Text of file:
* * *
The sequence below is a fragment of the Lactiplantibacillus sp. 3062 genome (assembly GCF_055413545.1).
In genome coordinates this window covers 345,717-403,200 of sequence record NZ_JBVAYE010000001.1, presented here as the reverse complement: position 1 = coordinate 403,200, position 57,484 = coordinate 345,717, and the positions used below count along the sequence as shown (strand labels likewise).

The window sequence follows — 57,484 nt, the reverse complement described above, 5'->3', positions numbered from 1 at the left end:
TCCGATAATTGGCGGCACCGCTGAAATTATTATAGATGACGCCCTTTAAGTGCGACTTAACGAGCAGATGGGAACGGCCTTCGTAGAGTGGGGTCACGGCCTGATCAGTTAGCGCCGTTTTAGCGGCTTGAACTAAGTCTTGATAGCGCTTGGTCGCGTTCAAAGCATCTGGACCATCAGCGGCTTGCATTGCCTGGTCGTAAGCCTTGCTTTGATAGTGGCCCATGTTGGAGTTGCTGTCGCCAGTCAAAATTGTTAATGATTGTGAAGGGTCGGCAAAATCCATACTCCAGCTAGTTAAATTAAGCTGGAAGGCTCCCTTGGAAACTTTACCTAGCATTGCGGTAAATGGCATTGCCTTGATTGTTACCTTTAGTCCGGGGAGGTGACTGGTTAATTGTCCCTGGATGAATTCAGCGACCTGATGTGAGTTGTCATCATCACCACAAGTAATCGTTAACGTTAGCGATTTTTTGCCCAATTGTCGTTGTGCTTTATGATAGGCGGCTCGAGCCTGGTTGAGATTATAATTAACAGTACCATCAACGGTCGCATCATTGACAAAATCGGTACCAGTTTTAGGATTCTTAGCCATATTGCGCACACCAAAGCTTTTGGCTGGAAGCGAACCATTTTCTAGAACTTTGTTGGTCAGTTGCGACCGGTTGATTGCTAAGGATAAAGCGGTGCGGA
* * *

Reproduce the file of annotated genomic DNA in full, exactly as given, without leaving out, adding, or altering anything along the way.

The sequence below is a fragment of the Lactiplantibacillus sp. 3062 genome (assembly GCF_055413545.1).
In genome coordinates this window covers 345,717-403,200 of sequence record NZ_JBVAYE010000001.1, presented here as the reverse complement: position 1 = coordinate 403,200, position 57,484 = coordinate 345,717, and the positions used below count along the sequence as shown (strand labels likewise).

The window sequence follows — 57,484 nt, the reverse complement described above, 5'->3', positions numbered from 1 at the left end:
TCCGATAATTGGCGGCACCGCTGAAATTATTATAGATGACGCCCTTTAAGTGCGACTTAACGAGCAGATGGGAACGGCCTTCGTAGAGTGGGGTCACGGCCTGATCAGTTAGCGCCGTTTTAGCGGCTTGAACTAAGTCTTGATAGCGCTTGGTCGCGTTCAAAGCATCTGGACCATCAGCGGCTTGCATTGCCTGGTCGTAAGCCTTGCTTTGATAGTGGCCCATGTTGGAGTTGCTGTCGCCAGTCAAAATTGTTAATGATTGTGAAGGGTCGGCAAAATCCATACTCCAGCTAGTTAAATTAAGCTGGAAGGCTCCCTTGGAAACTTTACCTAGCATTGCGGTAAATGGCATTGCCTTGATTGTTACCTTTAGTCCGGGGAGGTGACTGGTTAATTGTCCCTGGATGAATTCAGCGACCTGATGTGAGTTGTCATCATCACCACAAGTAATCGTTAACGTTAGCGATTTTTTGCCCAATTGTCGTTGTGCTTTATGATAGGCGGCTCGAGCCTGGTTGAGATTATAATTAACAGTACCATCAACGGTCGCATCATTGACAAAATCGGTACCAGTTTTAGGATTCTTAGCCATATTGCGCACACCAAAGCTTTTGGCTGGAAGCGAACCATTTTCTAGAACTTTGTTGGTCAGTTGCGACCGGTTGATTGCTAAGGATAAAGCGGTGCGGA